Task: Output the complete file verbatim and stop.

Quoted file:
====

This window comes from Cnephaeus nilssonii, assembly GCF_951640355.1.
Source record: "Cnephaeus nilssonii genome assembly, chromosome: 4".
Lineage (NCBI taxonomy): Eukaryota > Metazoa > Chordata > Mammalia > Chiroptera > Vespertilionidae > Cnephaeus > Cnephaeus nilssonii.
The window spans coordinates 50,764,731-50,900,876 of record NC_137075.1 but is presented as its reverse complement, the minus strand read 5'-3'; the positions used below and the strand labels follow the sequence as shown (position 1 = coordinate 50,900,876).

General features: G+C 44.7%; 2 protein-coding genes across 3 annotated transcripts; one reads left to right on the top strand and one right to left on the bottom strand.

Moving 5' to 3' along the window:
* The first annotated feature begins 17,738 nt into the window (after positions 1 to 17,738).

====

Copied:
This window comes from Cnephaeus nilssonii, assembly GCF_951640355.1.
Source record: "Cnephaeus nilssonii genome assembly, chromosome: 4".
Lineage (NCBI taxonomy): Eukaryota > Metazoa > Chordata > Mammalia > Chiroptera > Vespertilionidae > Cnephaeus > Cnephaeus nilssonii.
The window spans coordinates 50,764,731-50,900,876 of record NC_137075.1 but is presented as its reverse complement, the minus strand read 5'-3'; the positions used below and the strand labels follow the sequence as shown (position 1 = coordinate 50,900,876).

General features: G+C 44.7%; 2 protein-coding genes across 3 annotated transcripts; one reads left to right on the top strand and one right to left on the bottom strand.

Moving 5' to 3' along the window:
* The first annotated feature begins 17,738 nt into the window (after positions 1 to 17,738).